Sunday, March 31, 2024

Flashback 2006: New-shoe purchase laced with ambivalence

     Cary Millstein, shoe salesman extraordinaire, was buried Friday. At his funeral, the rabbi mentioned that I had written a column about him in 2006, and one of the mourners later asked me if she could read it. The column isn't online. But I told her I would dig it up and post it here. The column is long, over 1100 words, filling a page back then, and evokes a lost downtown world, of going to work in suits and ties and wingtip English shoes. 
     I always say that these columns utterly vanish in the howling wordstorm, affecting nothing, without any significance whatsoever. That is partly true, but partly a protective pose, shielding myself from the knowledge that, sometimes, they can be a very big deal, the sort of thing mentioned at somebody's funeral 18 years after they run. "He was so good at being, not just an owner, manager, salesman, he had such contact with people that Neil Steinberg wrote a column about him," the rabbi said at Cary's graveside. I find that very touching, very humbling, and am grateful to do work that is significant not only to myself, but occasionally to others too.  

     As a rule I don't buy shoes. As a rule, I don't buy anything, but merely work away, earning money to pay for the mortgage and the car, the kids and the wife, the grocer's bill and the electric bill, the 401(k) and the insurance, the guy who cleans the gutters and the lady who cleans the house, summer camp for one boy and golf lessons for the other. We rent a viola and a tuba and see to it that two cats get better medical care than 95 percent of the people in Africa. It adds up.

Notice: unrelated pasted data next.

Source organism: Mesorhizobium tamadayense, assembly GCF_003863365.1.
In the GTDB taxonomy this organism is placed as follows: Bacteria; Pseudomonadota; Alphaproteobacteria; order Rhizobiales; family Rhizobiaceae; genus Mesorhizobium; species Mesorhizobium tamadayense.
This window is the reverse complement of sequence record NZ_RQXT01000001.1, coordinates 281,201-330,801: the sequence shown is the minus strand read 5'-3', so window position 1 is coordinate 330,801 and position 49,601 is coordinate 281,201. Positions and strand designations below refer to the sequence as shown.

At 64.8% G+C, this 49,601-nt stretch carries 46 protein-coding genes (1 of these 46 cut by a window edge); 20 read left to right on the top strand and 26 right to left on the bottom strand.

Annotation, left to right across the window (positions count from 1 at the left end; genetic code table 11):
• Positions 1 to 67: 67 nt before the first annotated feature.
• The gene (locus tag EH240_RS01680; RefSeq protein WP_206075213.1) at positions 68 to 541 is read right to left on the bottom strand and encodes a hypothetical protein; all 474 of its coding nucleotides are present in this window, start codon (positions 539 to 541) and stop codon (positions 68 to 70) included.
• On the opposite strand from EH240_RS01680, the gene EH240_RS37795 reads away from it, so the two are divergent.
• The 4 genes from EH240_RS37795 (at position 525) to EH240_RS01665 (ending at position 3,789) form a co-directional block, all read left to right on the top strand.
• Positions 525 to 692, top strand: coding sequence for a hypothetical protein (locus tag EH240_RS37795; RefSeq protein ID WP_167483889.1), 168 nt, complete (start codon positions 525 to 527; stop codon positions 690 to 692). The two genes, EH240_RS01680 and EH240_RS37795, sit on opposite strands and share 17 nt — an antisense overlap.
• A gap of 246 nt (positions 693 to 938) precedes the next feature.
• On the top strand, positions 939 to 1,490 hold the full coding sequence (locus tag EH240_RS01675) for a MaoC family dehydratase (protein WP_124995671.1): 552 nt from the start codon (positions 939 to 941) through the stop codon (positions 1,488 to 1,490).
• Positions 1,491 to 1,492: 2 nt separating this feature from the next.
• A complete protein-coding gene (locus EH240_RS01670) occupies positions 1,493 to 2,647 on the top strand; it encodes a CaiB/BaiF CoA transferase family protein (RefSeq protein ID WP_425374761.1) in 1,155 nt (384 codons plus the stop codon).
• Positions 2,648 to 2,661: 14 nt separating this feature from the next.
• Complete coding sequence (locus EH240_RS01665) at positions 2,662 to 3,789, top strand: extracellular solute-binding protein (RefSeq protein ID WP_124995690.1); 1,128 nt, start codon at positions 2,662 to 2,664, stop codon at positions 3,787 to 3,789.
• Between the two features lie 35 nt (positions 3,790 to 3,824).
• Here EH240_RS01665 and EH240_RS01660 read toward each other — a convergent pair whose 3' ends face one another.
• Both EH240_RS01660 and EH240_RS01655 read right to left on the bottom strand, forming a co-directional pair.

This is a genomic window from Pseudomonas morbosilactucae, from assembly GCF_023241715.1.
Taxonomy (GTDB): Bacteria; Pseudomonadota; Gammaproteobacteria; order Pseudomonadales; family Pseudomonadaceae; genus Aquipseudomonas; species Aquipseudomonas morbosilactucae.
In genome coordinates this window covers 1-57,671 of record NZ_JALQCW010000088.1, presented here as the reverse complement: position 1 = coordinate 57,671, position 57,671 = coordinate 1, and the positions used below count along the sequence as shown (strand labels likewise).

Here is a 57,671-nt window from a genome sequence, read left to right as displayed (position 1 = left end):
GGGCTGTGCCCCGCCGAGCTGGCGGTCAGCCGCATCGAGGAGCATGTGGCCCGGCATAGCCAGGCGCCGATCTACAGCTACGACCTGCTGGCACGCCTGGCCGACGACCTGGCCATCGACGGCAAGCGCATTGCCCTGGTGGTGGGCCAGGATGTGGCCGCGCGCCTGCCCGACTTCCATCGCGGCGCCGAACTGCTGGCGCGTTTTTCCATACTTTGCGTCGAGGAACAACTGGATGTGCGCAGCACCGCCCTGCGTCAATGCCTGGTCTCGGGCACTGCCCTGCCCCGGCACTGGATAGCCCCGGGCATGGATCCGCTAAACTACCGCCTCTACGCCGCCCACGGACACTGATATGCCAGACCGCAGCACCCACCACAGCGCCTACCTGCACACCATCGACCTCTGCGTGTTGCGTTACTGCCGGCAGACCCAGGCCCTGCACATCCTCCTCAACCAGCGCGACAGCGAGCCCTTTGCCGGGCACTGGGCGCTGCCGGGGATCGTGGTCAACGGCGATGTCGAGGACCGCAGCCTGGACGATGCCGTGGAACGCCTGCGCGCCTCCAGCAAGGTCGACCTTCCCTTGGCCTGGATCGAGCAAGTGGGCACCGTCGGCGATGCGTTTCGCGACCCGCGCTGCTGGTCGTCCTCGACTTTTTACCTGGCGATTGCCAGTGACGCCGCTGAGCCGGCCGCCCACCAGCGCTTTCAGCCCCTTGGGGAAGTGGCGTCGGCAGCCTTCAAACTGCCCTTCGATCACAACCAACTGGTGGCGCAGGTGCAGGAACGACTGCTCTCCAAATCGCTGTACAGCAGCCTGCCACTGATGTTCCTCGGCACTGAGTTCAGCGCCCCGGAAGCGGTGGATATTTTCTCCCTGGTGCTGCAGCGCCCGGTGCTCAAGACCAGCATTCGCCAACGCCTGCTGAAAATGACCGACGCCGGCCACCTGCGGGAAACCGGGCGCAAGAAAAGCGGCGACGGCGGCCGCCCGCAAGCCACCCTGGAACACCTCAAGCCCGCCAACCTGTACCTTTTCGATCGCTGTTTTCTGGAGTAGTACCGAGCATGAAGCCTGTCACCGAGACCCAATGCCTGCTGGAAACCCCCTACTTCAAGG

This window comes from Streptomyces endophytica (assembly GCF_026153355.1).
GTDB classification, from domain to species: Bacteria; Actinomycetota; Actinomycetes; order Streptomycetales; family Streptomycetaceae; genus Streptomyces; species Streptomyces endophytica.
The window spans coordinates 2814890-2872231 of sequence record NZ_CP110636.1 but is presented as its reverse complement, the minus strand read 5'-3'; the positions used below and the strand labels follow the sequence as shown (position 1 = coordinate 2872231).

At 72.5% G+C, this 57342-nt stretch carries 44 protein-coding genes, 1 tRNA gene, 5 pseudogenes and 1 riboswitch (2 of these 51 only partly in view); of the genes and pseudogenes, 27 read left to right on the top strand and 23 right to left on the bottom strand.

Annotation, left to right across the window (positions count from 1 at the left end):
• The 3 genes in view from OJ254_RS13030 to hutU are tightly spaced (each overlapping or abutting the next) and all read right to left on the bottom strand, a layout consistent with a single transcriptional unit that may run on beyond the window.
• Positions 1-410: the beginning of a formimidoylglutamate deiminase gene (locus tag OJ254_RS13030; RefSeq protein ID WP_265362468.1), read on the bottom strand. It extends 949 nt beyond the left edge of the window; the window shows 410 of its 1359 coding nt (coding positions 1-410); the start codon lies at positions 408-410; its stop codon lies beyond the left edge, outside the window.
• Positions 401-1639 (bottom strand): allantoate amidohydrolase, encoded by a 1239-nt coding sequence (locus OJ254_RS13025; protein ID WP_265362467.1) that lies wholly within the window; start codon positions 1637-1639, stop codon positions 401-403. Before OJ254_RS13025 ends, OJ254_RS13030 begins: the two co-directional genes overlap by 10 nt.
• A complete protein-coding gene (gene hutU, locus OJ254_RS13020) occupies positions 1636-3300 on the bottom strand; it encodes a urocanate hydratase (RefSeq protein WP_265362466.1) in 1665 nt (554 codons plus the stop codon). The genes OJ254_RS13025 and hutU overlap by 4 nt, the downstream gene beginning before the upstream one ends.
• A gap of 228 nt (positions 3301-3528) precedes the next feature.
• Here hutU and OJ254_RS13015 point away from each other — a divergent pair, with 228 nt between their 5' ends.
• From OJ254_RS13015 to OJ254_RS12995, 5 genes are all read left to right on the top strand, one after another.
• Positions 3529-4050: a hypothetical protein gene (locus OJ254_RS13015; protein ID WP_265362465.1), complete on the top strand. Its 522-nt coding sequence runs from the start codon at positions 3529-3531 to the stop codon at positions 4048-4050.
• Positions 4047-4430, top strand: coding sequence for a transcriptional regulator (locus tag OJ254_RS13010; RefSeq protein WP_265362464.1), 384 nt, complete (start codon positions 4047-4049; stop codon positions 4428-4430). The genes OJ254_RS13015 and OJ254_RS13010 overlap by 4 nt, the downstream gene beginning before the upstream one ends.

But an errand took me down Wabash Avenue, past the Palmer House, where the old Church's shoe store was located, where, back when my wife was working, I would buy fine English, bench-made shoes that actually fit my triple-wide duck feet.
     Always the same type of shoe: Oxford wingtips. Heavy and black and shiny, with a thick slab of leather for a sole and an upper of tooled holes.
     Yes, the wingtip is the defining shoe of the uncool. Tom Wolfe calls them "FBI shoes" in The Electric Kool Aid Acid Test, an outstanding feature of the comatose, marshmallow-headed, work-a-daddy world, the "non-musical shiny-black-shoe multitudes" casting Ken Kesey and his LSD-addled merry pranksters a glance of bovine curiosity as they flash by, jeering, in their rainbow-hued bus.
     When Richard Nixon — poor, doomed, tragic Nixon, a character out of Sophocles — made his stab at popularity, and invited the press to watch him frolic on the beach, as carefree as a Kennedy, it was his black Oxford wingtips that the horrified newsmen focused on as Nixon marched grimly up and down the wet sand.
     I don't care. I like wingtips. They're comfortable. They go with a suit. They are not trendy.
     So I found myself pausing on Wabash, where Church's once was, looking through the window of what is now Cary's Footwear.
     I needed shoes — there are only so many times you can have soles replaced before the uppers start to go. I almost kept walking, out of residual loyalty to Church's — but the new place also sells English shoes, and they are having a sale. I went inside.
     "Hi Neil," said the clerk — and owner — Cary Millstein. Incredibly, he remembered me. "You're still wearing the brogues?"